Tennis: ITF says Odesnik accepts voluntary suspension
AP Sports Writer
LONDON — American tennis player Wayne Odesnik has accepted "a voluntary provisional suspension" from all events after pleading guilty last month to importing human growth hormone into Australia.
The International Tennis Federation said in a statement Monday that the suspension, which covers Grand Slam tournaments and ATP-sanctioned competitions, started last Friday. Because it is a voluntary suspension, the 111th-ranked Odesnik could decide to play again at any time.
Odesnik has not tested positive for a banned substance. He will face an independent tribunal in the next two months, according to ITF rules, and could be banned for two years.
"How long that suspension will remain in place will be at the discretion of the player, but we would normally expect it to continue through to the point at which a tribunal renders a decision on the case," said Stuart Miller, the head of the ITF's anti-doping program. "Technically, the length of any withdrawal is his choice."
The 24-year-old Odesnik was stopped by customs officers on Jan. 2 when he arrived in Australia ahead of the Brisbane International, a warmup for the year's first Grand Slam event. Eight vials, each containing 6 milligrams of the performance-enhancing substance, were found in his baggage.
He was fined more than $7,000.
"Wayne Odesnik has accepted a voluntary provisional suspension from all events covered under the Tennis Anti-Doping Program," the ITF said in a statement. "In accordance with normal policy, the ITF does not intend to make further comment on this matter until its resolution."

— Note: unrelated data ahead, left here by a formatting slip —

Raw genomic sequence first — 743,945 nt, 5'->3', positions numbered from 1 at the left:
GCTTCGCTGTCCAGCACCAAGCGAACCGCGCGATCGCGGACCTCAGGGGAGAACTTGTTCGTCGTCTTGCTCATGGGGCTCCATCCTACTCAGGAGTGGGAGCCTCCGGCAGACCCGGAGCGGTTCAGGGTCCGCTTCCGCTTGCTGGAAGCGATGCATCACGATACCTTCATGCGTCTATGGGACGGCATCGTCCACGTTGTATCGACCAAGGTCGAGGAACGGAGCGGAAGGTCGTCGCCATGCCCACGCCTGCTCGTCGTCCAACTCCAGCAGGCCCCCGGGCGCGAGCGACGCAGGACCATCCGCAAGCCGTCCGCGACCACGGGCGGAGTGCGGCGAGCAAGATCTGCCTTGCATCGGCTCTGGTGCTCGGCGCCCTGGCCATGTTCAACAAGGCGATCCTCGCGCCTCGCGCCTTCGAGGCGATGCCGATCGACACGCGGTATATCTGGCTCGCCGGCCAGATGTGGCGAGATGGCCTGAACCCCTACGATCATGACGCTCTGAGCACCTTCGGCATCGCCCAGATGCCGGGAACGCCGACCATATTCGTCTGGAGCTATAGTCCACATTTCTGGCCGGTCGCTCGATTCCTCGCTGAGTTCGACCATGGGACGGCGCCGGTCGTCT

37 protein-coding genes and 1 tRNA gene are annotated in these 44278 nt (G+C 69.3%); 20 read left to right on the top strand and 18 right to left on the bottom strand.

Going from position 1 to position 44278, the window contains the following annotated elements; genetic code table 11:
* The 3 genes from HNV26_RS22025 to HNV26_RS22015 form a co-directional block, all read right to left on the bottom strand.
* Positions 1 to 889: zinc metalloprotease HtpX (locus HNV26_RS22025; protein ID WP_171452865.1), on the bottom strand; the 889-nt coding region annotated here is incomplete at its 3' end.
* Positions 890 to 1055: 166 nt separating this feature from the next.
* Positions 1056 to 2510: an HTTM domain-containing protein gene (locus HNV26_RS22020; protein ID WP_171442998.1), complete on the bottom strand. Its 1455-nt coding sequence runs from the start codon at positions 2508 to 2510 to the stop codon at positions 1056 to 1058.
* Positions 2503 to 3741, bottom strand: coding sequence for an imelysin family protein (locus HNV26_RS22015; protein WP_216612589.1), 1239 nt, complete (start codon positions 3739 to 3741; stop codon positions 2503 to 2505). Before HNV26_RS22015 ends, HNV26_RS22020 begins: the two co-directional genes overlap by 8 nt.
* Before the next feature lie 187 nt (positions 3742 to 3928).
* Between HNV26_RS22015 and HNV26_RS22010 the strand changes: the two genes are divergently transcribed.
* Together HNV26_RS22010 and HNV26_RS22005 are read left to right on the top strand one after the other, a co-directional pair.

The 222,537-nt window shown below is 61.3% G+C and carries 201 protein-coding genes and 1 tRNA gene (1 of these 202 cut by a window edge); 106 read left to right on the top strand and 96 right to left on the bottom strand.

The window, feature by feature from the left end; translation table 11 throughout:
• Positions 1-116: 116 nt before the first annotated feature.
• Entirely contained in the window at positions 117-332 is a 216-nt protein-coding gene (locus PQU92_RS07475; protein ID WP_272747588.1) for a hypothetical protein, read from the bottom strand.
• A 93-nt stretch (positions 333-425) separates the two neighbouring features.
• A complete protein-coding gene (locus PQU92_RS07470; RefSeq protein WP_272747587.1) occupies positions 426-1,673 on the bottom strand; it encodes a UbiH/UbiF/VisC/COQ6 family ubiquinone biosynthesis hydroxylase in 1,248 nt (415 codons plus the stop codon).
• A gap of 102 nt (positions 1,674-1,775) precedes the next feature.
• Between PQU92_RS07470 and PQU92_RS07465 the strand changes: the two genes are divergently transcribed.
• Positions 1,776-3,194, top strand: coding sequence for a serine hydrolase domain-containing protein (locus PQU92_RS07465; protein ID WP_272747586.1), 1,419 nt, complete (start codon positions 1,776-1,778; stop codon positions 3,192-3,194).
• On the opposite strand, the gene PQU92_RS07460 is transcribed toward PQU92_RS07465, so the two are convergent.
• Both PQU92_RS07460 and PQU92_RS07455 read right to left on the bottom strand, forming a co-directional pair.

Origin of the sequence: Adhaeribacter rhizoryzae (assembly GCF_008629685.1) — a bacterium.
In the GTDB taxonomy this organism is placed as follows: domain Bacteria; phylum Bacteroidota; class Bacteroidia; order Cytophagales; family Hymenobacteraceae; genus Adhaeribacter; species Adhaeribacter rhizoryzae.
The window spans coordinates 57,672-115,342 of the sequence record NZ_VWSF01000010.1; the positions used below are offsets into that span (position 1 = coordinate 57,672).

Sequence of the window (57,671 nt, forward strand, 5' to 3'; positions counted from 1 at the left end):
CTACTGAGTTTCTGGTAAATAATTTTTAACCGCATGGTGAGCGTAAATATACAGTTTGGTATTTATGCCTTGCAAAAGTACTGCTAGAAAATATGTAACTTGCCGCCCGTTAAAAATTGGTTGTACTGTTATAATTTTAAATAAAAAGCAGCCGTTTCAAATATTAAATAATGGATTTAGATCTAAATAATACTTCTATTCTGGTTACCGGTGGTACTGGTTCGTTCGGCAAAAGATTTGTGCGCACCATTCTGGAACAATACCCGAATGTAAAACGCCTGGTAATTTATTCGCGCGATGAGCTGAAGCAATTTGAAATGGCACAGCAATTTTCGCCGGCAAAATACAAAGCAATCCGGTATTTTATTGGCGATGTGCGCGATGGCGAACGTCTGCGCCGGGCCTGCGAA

Odesnik has denied taking the banned substance, and despite his plea and subsequent fine, continued to play on the ATP tour. He reached the semifinals of the U.S. Men's Clay Court Championships this month.
Several players have criticized the ATP for allowing Odesnik to compete.
By agreeing to a voluntary suspension, Odesnik will be able to accumulate credit against any suspension brought down by a tribunal. But he must not play in any ATP or ITF events.
"If he decides to return to competition in advance of the decision that is imposed in this case, then he would lose that credit," Miller said.
On Thursday, the ITF said it would review the rules that had prevented it from suspending Odesnik.
Under current rules, the governing body of tennis can only provisionally suspend players who are being investigated for a failed doping test. But players cannot be prevented from playing while they are investigated for other suspected doping violations, such as possessing a banned substance.
Odesnik was born in South Africa and moved to the United States as a child. He turned pro in 2004 and has a 35-43 career record in tour-level matches. He has never won an ATP title and his best ranking was 77th. He has reached one ATP final, on clay in Houston last year, and the highlight of his Grand Slam career was reaching the third round at the French Open in 2008.
Odesnik spends part of the year training in Miami. He is coached there by former top-10 player Guillermo Canas of Argentina, who served a 15-month ban in 2005-06 after failing a doping test.